Women win out in gastrointestinal surgery

In the first study to consider the impact of gender on patient outcomes in major gastrointestinal surgeries, researchers at UC San Diego Health System have found that women are more likely to survive after the procedure than men. The pattern is even more pronounced when comparing women before menopause with men of the same age.

Results, now published online in the Journal of Surgical Research in a paper titled "The Battle of the Sexes: Women Win Out in ," shed light on major differences between patients which impact treatment success, and open pathways to creating new therapies aimed at improving survivability of .

"Science is just now understanding that one size does not necessarily fit all, as each individual person may respond differently to disease and treatment. However, could be optimized by tailoring therapies based upon each individual's unique genetic make-up as well as other characteristics. Gender is among the most important traits," said Carrie Y. Peterson, MD, a surgical at UC San Diego Health System who is combining her clinical residency with scientific research training, and first author of the paper.

Peterson and colleagues performed a retrospective review of the National Institute of from 1997 to 2007 and identified a total of 307,124 patients with gastrointestinal surgeries. Over 50 percent of them were women, who, according to the study, are 21.1 percent less likely to die after major stomach or intestinal surgery than men. In particular, female patients had lower mortality in gastric, small intestine, large intestine, hepatic, and pancreatic surgeries.

To control for the effect of menopause, researchers analyzed the rates of in-hospital deaths for patients over the age of 50 and those patients who were between 18 and 40 years old. Women between 18 and 40 were 33 percent less likely to die than men of a similar age, and women over the age of 50 were 17 percent less likely to die than age-matched men. "The results suggest that female hormones might enhance the immune system – a process previously shown in animal models and also observed in trauma patients," said Peterson. "Thus, there is a hope that negating the effects of testosterone or giving estrogen to male patients could be considered part of a treatment plan."

Furthermore, researchers defined additional factors that might contribute to higher survivability rates in women. According to the data, females more frequently had operations performed for elective reasons (58.23 versus 53.57 percent), and were more likely to have their surgeries performed in teaching hospitals (52.01 versus 50.96), which often offer the latest therapies and additional patient care provided by residents.

" are probably more proactive with their health in general than men, have more reasons to seek health care, and access the system more readily. This may lead to addressing health care needs and surgical interventions earlier in the history of the disease, resulting in an elective operation," said David C. Chang, PhD, MPH, MBA, director of Outcomes Research in the Department of Surgery at the University of California, San Diego School of Medicine and senior author of the paper. "Men, in turn, may tend to delay presenting for a doctor visit until symptoms are severe and require urgent or complex intervention."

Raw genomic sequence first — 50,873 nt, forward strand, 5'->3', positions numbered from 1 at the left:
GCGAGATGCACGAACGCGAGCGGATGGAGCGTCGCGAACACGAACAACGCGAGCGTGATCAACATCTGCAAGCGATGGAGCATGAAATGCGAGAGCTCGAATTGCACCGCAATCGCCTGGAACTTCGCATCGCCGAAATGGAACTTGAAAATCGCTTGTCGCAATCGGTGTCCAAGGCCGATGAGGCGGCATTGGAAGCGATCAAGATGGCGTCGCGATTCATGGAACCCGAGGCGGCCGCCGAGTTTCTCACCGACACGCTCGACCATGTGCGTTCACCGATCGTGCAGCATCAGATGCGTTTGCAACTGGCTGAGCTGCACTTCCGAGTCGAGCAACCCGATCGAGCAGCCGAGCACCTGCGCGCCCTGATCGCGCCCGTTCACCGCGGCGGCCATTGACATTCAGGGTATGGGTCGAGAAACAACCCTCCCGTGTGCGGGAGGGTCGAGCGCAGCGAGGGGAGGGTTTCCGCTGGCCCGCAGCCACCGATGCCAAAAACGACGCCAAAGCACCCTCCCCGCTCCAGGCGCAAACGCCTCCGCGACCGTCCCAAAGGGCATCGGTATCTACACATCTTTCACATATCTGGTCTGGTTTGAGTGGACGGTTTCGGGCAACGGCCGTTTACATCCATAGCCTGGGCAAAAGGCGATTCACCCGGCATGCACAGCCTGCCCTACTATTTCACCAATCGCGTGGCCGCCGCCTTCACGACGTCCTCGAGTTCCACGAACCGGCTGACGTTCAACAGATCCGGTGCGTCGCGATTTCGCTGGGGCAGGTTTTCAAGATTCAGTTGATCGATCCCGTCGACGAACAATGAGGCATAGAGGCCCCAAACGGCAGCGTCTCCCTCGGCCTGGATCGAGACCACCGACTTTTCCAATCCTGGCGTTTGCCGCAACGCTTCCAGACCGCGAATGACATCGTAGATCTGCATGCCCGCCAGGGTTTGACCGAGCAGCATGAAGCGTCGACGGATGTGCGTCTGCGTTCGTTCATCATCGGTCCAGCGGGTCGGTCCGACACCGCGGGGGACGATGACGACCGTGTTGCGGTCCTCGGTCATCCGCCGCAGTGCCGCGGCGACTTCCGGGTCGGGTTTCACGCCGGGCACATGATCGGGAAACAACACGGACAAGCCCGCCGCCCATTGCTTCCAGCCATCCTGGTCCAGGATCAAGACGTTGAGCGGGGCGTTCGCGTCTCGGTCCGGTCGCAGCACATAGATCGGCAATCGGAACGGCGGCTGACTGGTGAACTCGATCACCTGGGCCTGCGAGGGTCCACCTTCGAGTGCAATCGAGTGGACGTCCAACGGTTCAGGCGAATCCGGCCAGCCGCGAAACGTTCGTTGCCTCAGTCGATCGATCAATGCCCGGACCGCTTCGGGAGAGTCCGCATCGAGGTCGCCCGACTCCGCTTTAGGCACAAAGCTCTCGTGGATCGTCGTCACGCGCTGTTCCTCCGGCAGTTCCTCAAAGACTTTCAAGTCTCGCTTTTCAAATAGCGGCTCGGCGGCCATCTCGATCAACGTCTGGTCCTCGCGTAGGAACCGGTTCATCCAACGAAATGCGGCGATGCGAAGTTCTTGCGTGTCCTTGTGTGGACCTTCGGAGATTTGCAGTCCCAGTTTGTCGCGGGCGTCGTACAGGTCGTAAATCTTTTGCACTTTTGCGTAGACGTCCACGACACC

Related Stories

Women less likely to have a stroke after mini-stroke

Feb 23, 2009

30 days after a transient ischemic attack, women are 30 percent less likely to have a stroke than men, according to researchers at the University of Alabama at Birmingham (UAB) and Yale University. The analysis, including ...

Recommended for you

Exploring 3-D printing to make organs for transplants

Jul 30, 2014

Printing whole new organs for transplants sounds like something out of a sci-fi movie, but the real-life budding technology could one day make actual kidneys, livers, hearts and other organs for patients ...

High frequency of potential entrapment gaps in hospital beds

Jul 30, 2014

A survey of beds within a large teaching hospital in Ireland has shown than many of them did not comply with dimensional standards put in place to minimise the risk of entrapment. The report, published online in the journal ...

Key element of CPR missing from guidelines

Jul 29, 2014

Removing the head tilt/chin lift component of rescue breaths from the latest cardiopulmonary resuscitation (CPR) guidelines could be a mistake, according to Queen's University professor Anthony Ho.

Burnout impacts transplant surgeons (w/ Video)

Jul 28, 2014

Despite saving thousands of lives yearly, nearly half of organ transplant surgeons report a low sense of personal accomplishment and 40% feel emotionally exhausted, according to a new national study on transplant surgeon ...

User comments